GSK’s two new cancer drugs look promising

pharmafile | December 2, 2022 | News story | Research and Development  

GlaxoSmithKline (GSK) appear to be making some positive progress in their oncology department, with drugs for both myelofibrosis and endometrial cancer both looking promising.

Momelotinib, GSK’s new myelofibrosis drug, has just received marketing approval from the European Medicines Agency (EMA), as well as having had an application submitted to the FDA in August. If it is approved by the relevant regulatory committees, momelotinib will become the first drug in Europe to treat myelofibrosis, a rare type of bone marrow cancer.

Also, its immune-oncology drug Jemperli, used to treat endometrial cancers, has shown “statistically significant and clinically meaningful” results in its late-stage trials. The drug also has potential to treat rectal and lung cancers.

These positive outcomes follow GSK’s blenrep being pulled from the US market due to some safety concerns, posing some risk to GSK’s valuable reputation. It is also “likely” that the EMA will begin reviewing blenrep “sooner rather than later – unless GSK withdraw the drug from the European market beforehand,” says Dana Gheorghe, director of oncology at Citeline, a pharmaceutical intelligence company.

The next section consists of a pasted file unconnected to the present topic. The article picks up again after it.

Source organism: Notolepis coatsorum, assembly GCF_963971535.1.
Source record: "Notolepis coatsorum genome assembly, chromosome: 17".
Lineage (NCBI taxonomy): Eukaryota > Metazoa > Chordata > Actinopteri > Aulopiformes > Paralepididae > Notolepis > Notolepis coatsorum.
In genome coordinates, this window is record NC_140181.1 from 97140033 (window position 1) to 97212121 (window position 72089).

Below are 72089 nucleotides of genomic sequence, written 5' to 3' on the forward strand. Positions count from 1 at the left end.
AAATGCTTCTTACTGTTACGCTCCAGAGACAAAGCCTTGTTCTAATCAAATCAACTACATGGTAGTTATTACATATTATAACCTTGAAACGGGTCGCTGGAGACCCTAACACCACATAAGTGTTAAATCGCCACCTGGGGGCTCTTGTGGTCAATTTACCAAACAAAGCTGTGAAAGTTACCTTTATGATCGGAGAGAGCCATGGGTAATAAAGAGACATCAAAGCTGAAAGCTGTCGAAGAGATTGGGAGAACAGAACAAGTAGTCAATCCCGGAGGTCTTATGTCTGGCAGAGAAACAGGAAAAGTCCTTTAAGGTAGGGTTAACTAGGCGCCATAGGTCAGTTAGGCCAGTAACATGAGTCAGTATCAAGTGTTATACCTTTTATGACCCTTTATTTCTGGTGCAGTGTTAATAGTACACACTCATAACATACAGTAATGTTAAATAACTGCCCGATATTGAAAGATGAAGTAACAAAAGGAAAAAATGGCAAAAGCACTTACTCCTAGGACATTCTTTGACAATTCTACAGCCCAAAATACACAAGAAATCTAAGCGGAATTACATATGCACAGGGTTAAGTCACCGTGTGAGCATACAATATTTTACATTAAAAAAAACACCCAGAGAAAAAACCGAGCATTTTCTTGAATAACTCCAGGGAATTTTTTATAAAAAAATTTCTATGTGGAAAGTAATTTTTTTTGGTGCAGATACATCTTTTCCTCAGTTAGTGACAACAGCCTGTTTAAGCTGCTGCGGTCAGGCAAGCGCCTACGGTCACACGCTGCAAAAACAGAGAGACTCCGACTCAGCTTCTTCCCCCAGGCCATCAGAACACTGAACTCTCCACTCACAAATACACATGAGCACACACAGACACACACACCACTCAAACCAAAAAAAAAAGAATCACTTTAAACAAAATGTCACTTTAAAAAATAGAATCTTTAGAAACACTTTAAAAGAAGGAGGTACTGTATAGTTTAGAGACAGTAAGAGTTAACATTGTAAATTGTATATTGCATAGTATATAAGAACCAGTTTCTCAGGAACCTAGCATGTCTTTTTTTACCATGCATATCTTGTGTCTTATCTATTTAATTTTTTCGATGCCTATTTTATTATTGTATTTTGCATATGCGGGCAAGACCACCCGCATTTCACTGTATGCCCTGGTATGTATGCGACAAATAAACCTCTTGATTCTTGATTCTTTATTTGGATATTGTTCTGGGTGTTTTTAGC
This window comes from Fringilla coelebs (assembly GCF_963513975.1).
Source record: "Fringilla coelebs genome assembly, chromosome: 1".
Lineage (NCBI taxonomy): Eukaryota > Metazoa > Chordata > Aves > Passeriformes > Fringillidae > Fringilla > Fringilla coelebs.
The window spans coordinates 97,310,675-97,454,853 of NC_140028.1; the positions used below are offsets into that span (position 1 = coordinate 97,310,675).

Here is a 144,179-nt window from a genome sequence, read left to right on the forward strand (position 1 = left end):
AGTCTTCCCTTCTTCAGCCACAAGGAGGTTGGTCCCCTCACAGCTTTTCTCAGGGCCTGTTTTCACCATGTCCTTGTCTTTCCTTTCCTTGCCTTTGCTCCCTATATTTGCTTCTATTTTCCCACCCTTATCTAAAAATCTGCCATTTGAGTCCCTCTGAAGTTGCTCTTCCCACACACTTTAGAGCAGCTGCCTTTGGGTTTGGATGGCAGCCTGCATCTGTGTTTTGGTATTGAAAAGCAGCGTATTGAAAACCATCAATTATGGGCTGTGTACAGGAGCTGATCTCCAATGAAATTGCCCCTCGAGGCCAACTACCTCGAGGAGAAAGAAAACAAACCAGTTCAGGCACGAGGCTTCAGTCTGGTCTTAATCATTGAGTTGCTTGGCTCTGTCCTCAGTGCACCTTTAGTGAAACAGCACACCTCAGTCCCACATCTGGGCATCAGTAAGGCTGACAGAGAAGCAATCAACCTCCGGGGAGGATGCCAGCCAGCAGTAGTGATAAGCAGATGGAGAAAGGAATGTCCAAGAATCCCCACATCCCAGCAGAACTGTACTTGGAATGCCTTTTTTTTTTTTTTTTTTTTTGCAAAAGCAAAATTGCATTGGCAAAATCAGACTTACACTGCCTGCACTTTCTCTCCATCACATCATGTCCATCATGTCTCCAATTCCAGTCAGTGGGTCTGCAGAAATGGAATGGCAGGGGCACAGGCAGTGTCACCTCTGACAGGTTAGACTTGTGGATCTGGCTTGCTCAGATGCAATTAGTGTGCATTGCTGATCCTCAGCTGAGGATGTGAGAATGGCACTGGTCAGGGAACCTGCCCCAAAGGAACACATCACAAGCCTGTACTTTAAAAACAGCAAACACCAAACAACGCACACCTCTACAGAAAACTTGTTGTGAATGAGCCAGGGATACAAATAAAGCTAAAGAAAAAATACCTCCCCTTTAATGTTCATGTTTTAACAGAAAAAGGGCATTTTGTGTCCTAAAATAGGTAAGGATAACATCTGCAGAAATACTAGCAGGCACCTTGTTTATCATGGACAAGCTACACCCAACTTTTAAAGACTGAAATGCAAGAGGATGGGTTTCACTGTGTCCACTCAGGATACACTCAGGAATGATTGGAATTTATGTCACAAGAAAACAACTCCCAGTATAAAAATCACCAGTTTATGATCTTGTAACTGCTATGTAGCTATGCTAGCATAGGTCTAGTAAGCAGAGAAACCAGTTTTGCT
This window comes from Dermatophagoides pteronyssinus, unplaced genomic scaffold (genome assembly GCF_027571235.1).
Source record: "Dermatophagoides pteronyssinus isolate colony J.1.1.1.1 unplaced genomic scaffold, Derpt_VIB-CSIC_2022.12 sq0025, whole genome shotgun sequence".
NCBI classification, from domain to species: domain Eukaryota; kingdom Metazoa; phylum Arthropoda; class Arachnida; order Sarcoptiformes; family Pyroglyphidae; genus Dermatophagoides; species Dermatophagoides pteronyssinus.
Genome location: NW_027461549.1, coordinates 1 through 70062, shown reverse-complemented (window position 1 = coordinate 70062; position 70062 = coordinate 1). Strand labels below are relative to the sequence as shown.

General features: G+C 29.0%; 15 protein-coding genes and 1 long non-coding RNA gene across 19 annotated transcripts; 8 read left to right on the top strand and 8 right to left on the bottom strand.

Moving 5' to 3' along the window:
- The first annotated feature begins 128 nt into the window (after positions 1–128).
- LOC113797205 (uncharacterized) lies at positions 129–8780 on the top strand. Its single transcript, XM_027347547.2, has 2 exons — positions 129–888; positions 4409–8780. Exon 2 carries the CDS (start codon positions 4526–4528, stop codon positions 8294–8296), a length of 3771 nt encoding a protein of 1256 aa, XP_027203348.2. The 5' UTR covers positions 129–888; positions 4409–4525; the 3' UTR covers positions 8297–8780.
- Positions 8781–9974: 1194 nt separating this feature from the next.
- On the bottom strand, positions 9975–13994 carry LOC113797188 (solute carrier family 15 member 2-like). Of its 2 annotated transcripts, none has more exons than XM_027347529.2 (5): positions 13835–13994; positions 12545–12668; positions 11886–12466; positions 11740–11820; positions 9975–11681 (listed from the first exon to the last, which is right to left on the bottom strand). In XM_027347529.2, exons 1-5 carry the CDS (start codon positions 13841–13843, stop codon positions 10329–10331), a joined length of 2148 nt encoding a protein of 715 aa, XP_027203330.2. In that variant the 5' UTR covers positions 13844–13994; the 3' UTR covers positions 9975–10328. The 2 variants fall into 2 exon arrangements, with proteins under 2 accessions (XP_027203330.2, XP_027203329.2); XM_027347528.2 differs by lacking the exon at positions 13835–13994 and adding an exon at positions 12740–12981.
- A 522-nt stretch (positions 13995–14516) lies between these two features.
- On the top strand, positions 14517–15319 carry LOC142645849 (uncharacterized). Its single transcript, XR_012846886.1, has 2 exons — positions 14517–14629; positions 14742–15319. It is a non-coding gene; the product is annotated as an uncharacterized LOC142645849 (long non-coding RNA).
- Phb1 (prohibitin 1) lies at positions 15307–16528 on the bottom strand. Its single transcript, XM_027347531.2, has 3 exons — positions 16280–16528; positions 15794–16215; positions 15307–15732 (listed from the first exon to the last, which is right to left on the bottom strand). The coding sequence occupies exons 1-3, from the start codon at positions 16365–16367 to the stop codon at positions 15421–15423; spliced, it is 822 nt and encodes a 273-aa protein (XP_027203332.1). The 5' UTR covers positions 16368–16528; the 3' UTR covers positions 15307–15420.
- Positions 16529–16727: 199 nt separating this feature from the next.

Commenting on the withdrawal of blenrep, Sabine Luik, GSK’s chief medical officer, said, “We respect the Agency’s approach to the accelerated approval regulations and associated process. Multiple myeloma is a challenging disease, with poor outcomes for patients whose disease has become resistant to standard-of-care treatments. We will continue the DREAMM clinical trial programme and work with the US FDA on a path forward for this important treatment option for patients with multiple myeloma.”


Betsy Goodfellow

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